So far, Morocco has repatriated just over 3,100 citizens stranded abroad.
Rabat – Morocco is set to repatriate 5,000 to 6,000 Moroccans stranded abroad every week and the repatriation operations will reach their maximal frequency this week, Minister of Foreign Affairs Nasser Bourita has announced.
On Sunday, June 21, Morocco entered the third phase of its repatriation strategy, Bourita said before the House of Representatives on June 22.
During this phase, Morocco’s flag carrier Royal Air Maroc will operate approximately 30 weekly flights to repatriate Moroccans stranded in many countries across the world.
The airplanes will also start filling 100% of their passenger capacity, Bourita announced. The previous repatriation flights only used two-thirds of available seats.
Between June 21-27, 30 repatriations flights will arrive in Morocco, bringing home citizens stranded in 17 countries.
The operation is set to benefit 4,644 Moroccans stranded abroad. The figure represents an increase compared to the 3,151 Moroccans repatriated between May 15—the date of the first repatriation operation from Ceuta and Melilla—and June 21.
This week’s repatriation flights are set to boost the total number of repatriated citizens to over 7,800.
The following week, between June 28 and July 4, the repatriation process will benefit Moroccans stranded in Germany, Egypt, Turkey, and the Gulf countries, among others.
Regarding Moroccans stranded in faraway countries, such as Far-East Asia or Latin America, or countries with a low number of stranded nationals, the Moroccan government is studying the possibility of gathering them in an international hub, such as Istanbul, Doha, or Paris, before bringing them home together aboard Moroccan flights.
Morocco will also start using the planes that usually arrive empty, with the purpose of repatriating foreign tourists stranded in the North African country, to repatriate its own citizens. Such operations would mainly benefit Moroccans stranded in the US or Canada.
The delay before the announcement of the repatriation strategy was due to the complexity of the situation and the challenges it poses, Bourita explained.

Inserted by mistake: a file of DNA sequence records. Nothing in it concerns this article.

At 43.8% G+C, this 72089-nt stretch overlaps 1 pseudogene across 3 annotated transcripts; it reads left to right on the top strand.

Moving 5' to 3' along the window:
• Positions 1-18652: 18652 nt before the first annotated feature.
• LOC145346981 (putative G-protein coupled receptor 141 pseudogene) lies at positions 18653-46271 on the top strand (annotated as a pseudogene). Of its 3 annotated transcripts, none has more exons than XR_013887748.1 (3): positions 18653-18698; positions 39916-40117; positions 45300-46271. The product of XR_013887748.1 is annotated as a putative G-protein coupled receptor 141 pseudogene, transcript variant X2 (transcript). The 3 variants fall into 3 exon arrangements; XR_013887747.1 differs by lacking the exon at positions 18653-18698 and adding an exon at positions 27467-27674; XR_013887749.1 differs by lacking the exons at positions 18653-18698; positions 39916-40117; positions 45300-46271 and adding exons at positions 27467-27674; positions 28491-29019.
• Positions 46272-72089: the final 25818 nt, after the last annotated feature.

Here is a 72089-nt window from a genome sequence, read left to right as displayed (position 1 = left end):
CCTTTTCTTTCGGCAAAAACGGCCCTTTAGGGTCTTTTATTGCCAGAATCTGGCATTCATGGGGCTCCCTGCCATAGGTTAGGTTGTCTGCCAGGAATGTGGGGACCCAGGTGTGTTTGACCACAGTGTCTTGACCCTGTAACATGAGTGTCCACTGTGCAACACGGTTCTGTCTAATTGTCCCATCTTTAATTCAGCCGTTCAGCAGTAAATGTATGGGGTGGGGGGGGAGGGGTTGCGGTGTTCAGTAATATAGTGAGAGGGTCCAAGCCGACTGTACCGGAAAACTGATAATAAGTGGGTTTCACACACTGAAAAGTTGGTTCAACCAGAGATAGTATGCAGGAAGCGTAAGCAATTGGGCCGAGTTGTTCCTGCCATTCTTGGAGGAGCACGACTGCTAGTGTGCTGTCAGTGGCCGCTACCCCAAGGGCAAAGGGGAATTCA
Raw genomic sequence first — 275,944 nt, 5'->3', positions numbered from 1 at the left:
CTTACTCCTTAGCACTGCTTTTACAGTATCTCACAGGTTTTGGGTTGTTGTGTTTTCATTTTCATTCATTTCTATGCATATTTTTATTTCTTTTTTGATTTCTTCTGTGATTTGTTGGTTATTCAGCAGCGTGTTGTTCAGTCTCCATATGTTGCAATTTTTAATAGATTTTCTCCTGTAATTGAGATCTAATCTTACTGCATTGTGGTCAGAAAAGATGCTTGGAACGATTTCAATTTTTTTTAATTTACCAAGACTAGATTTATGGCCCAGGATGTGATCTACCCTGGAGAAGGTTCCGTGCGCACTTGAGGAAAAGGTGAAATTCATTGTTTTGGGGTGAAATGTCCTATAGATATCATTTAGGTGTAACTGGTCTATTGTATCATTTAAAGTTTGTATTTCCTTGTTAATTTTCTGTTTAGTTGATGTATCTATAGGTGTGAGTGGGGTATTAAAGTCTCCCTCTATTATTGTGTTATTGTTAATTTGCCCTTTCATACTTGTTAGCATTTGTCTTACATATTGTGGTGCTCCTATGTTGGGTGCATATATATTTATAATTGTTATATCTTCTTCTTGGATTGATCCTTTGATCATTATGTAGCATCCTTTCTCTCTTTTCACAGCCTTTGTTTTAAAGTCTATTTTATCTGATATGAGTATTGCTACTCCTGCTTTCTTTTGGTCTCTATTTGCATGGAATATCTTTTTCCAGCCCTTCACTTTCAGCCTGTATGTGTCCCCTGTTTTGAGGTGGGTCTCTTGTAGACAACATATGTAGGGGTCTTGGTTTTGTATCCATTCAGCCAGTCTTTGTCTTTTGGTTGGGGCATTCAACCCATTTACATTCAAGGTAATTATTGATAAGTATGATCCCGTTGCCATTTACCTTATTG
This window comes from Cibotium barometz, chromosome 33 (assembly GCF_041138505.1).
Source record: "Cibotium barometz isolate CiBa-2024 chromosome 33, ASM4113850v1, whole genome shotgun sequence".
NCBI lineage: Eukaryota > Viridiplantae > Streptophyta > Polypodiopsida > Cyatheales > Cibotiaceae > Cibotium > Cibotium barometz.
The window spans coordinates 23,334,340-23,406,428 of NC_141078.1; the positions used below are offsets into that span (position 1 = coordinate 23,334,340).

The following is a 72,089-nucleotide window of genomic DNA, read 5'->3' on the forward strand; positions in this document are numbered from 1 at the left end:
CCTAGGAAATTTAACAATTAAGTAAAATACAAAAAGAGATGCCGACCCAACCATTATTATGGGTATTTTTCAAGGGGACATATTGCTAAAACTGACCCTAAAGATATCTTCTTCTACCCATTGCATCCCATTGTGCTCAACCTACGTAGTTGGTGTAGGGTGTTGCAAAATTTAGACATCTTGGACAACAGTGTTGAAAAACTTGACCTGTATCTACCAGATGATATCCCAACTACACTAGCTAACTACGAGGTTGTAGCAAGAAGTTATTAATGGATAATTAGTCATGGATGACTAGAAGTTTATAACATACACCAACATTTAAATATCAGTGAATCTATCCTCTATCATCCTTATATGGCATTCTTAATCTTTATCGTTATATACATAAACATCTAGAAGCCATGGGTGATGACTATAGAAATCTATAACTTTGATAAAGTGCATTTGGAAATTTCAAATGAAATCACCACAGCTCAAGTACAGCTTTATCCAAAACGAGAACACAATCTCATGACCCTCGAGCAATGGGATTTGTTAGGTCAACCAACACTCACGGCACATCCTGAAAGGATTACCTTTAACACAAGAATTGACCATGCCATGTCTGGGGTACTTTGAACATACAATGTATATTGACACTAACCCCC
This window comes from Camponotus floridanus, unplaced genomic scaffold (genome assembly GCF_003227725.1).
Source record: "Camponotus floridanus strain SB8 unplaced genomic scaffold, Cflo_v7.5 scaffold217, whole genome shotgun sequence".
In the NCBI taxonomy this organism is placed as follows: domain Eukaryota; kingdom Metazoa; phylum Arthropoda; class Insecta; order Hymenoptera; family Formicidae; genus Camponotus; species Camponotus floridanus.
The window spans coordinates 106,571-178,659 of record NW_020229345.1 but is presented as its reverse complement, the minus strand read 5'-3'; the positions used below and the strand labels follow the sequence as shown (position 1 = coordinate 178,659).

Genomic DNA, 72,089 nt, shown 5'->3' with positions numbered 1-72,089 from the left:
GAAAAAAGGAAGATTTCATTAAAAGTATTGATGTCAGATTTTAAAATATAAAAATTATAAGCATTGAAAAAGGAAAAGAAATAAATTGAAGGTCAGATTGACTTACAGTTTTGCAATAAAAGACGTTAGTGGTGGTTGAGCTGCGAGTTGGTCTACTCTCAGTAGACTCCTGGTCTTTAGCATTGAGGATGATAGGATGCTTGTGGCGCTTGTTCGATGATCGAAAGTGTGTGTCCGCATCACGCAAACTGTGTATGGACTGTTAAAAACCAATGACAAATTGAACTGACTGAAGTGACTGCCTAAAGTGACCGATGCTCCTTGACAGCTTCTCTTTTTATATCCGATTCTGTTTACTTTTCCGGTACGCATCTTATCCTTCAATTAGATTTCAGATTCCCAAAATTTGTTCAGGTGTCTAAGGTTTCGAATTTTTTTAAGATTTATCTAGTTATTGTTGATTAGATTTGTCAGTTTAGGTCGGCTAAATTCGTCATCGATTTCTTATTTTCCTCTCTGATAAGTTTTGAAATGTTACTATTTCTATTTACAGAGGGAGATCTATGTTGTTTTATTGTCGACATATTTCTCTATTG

According to the minister, Morocco was not able to repatriate its citizens stranded abroad until it had the ability to guarantee their safety.
“There is no bargaining with the lives of Moroccans. We had to make sure the repatriation process would not have any negative repercussions ,” he said.
“All decisions linked to the management of COVID-19 had side effects, such as the lockdown and the closure of international borders. However, when it comes to saving the lives of Moroccans, there is no room for errors,” Bourita added.
The Moroccan government began planning for the repatriation of citizens stranded abroad since the border closure on March 15, Bourita revealed.
However, between mid-March and late-April, there was “no chance to repatriate Moroccans” because of the epidemiological situation in the country.
During this first phase, the government’s priority was to allocate all the resources available to protect its residents and to purchase the necessary equipment to tackle the domestic outbreak.
“Repatriation required logistical and epidemiological conditions that were not available at the time,” Bourita said.
“Was it logical to repatriate citizens while the [COVID-19] fatality rate is above 7%? … While the stock of face masks was insufficient? … While the stock of COVID-19 test kits was only able to cover three days? … While only two laboratories were equipped to conduct COVID-19 tests?” the minister asked rhetorically.
According to Bourita, repatriating citizens during that period would have been a gamble. Therefore, the main objective of the first phase was to provide support for Moroccans stranded abroad and to prepare the necessary local conditions for their eventual return.
Moroccan diplomatic missions across the world received 150,360 calls for help and provided financial aid to 7,106 Moroccans, as well as administrative support for thousands more, Bourita revealed.
The minister also thanked the staff of Moroccan embassies and consulates for their work, revealing that 10 Moroccan diplomats caught COVID-19.
The second phase of the repatriation strategy, which began in May, was made possible because Morocco’s epidemiological situation improved.
The country had a sufficient stock of face masks and COVID-19 test kits, as well as positive epidemiological indicators, such as low fatality and infection rates, Bourita explained.
The second phase of operations benefited Moroccans stranded in Spain and Algeria because they were some of the most vulnerable, the minister added.
The lists of Moroccans who benefited from repatriation flights between May and June were based on precariousness, vulnerability, and legal situation.